Page:Notes and Queries - Series 11 - Volume 11.djvu/62

This page needs to be proofread.


NOTES AND QUERIES. [ii s. XL JAN. IG, 1915.


THOMAS BBADBUBY, LORD MAYOR (US. x. 490). This Mayor does not appear to have been knighted, but his widow, perhaps from her wealth and position, is always entitled "Dame." In his will (P.C.C., 26 Ben- nett), dated 9 Jan., 1509/10 (1 Henry VIII.), he is styled Mayor. He desired to be buried in the Chapel of Our Lady in St. Stephen's, Coleman Street, and ordered trentals of Masses to be said for him. The Vicar was to have 205. He names his brother-in-law, John Josselyn,and his wife, testator's sister ; his brothers (i.e., his wife's brothers) Henry and Thomas Leche, and his sister Illesley and her daughter. His wife, Joan, was sole residuary legatee and one of the executors. He mentions that he was born at Brawkhyng (Braughing, Herts), and that his grandmother was buried at Stansted Monfitchet. A second will refers to his lands, and names Humphrey Tyrell, son of William Tyrell, and Elizabeth his wife, daughter of testator's wife ; his cousin William Bradbury ; John Leche ; and Denise Bodley, another daughter of his wife. The will was proved 27 Feb., 1509/10, by Joan, the widow.

According to the pedigrees, Joan was a daughter and coheir of Denis Leech (father) of Wellingborough ; she married ( 1 ) Thomis Bodley, and (2) the above Thomas Bradbury. By her first husband she had several children, including the Elizabeth and Denise named above ; the latter marrying Nicholas Leveson, of a Staffordshire family, was ancestor of the Dukes of Sutherland. Dame Johane Brad- bury's will (P.C.C., 17 Jankyn) is dated 2 March, 1529/30 (21 Henry VIII.). De- scribing herself as of London, widow of Thomas Bradbury, late Mayor, she desired to be buried with him in the Chapel of Our Lady in St. Stephen's, Masses being said for her soul by the five orders of friars, and other offices being done. She left 20s. to the Vicar of St. Stephen's, and 41. to those confined in the seven prisons of London. Other bequests in her long will were made to the sisters of Elsing Spittell ; to my Lady Beede ; my cousin Sir William Botiler and his wife ; to the Bishop of St. Asse (40s.) ; to my son-in-law Nicholas Leveson and Denise his wife, my daughter (lease of house at Strat- ford) ; to Guy Graff ord and Joan his wife and their children (including Mary, a daughter);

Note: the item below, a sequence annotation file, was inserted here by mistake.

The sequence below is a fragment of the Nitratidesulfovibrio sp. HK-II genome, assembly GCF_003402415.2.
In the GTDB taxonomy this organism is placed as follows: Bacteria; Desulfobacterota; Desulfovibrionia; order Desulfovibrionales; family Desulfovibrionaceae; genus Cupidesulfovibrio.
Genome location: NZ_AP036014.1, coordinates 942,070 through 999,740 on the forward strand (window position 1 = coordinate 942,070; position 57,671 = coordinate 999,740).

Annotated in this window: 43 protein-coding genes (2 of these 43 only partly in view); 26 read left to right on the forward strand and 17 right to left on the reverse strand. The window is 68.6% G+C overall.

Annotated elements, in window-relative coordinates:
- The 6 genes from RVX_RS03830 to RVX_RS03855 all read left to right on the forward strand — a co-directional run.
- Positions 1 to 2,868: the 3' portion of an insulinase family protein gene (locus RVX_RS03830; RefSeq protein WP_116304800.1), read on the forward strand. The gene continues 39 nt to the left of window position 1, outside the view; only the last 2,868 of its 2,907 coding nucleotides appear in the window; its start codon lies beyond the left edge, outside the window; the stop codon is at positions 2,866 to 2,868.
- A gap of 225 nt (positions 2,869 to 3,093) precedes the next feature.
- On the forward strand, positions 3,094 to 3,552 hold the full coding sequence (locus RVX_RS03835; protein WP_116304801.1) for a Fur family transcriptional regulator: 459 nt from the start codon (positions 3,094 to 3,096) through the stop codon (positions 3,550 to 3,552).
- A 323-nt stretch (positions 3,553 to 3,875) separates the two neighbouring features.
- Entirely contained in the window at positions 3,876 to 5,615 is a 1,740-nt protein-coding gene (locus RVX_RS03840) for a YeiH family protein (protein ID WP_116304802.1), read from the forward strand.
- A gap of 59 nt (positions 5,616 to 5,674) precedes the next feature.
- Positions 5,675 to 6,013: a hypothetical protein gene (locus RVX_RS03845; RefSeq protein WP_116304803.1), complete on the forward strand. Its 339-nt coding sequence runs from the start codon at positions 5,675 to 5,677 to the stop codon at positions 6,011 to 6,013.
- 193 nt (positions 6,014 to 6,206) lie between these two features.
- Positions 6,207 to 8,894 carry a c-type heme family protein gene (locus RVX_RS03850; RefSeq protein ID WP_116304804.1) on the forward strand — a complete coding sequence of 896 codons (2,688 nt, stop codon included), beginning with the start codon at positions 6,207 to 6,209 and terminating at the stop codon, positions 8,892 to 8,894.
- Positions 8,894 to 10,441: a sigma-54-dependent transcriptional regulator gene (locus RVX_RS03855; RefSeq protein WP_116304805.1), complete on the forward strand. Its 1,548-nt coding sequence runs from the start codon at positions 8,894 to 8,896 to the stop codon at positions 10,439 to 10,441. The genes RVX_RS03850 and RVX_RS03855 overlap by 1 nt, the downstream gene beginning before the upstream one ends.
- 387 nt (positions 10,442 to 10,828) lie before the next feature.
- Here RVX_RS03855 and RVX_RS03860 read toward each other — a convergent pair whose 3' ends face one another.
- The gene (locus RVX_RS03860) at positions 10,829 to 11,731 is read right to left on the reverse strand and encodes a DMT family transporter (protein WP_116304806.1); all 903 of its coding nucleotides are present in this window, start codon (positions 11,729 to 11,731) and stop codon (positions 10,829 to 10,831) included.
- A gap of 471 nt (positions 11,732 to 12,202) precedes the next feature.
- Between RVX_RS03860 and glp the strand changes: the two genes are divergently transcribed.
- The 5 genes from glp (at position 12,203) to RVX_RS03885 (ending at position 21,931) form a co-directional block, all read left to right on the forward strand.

to Bradbury, son and heir of William

Bradbury (20/. for his exhibition and learn- ing). She names her mother's chamberer, Mrs. Boper, Barolles widow, the " scolemaister teaching gramer in Walden " (a black cloth gown), various churches (including Black Notley, 20.), servants, and the poor. A


second will of the same date gives directions- concerning her lands. The manors of Black Notley, White Notley, and Staunton (all- near Braintree), which she had purchased from John Fortescue and Philippa his wife,, were left to Nicholas Leveson and Demise and their issue ; with remainders to Hum- phrey (?) Tyrell, son and heir of Elizabeth her daughter ; Guy Crafford and Joan his wife, daughter of her son James Bodley, and issue ; John Bodley, son of James Bodley ; Elizabeth Tyrell, daughter of William Tyrell. Dame Joan was sister and heir of John Leche, clerk, late Vicar of Cheping Walden, and settled a rent of 12Z. from Willingale Spayn upon the Guild of the Holy Trinity in his church. The will was proved 26 April, 1530. The inquisition taken after her death gives a full account of her estates,. and says that she died 11 March, 1529/30, in the parish of St. Stephen, Coleman Street (Chancery Inq. P.M., Series II., vol. li.,. No. 21). * J. B.

TURTLE AND THUNDER (11 S. ix. 268,. 335; x. 217). In further reply to MR. KUMAGUSU MINAKATA and PROF. BENSLY, I am happy to have found in The' Scottish Review, vol. xxxvii. pt. Ixxv. p. 440, an explanation :

" Flint or stone symbolises thunder. The- Central American Tohil (the Kiches' Prometheus) is represented by a flint, fallen from heaven, and producing a cloud-compelling god. Some Algon- quin Indians have a flint-bodied god, of the Bacchus type. The god Tawiscara has petrified blood. The Mexican water-goddesses and the Coptic Hathor, of the sky, are ladies of tur- quoise. The Pergamus black stone was bought by the Romans of the Second Punic War, to bring them luck. Kronos ate a stone, thinking it was Zeus. Peasants, Scots, and others regard elf -arrows as thunderbolts."

So, in Anglesey, Llyn Cors Cerrig y Daran. means " Lake of the Thunder Stones' Marsh," and evidently bears in its name reminiscences of flint, stone, and meteorite, such as that of Pergamus or of the Caaba in> Mecca. The tortoise is, in Persian, the " stone -back," sang -push. This equation, then, of turquoise and tortoise, of stone and flint, all in connexion with thunder, which r like the wind of Tannhauser, " rocks them all together," may, I hope, interest MR. K. MINAKATA. H. H. JOHNSON.

WILLIAM THOMPSON, D. 1775 (US. xi. 8). William Thompson, of St. Catherine's-by- the-Tower, was married at St. Benet, Paul's- Wharf, 10 June, 1742, to Martha Harvey, spinster. Their son William was baptized at St. Catherine's, 29 May, 1743, then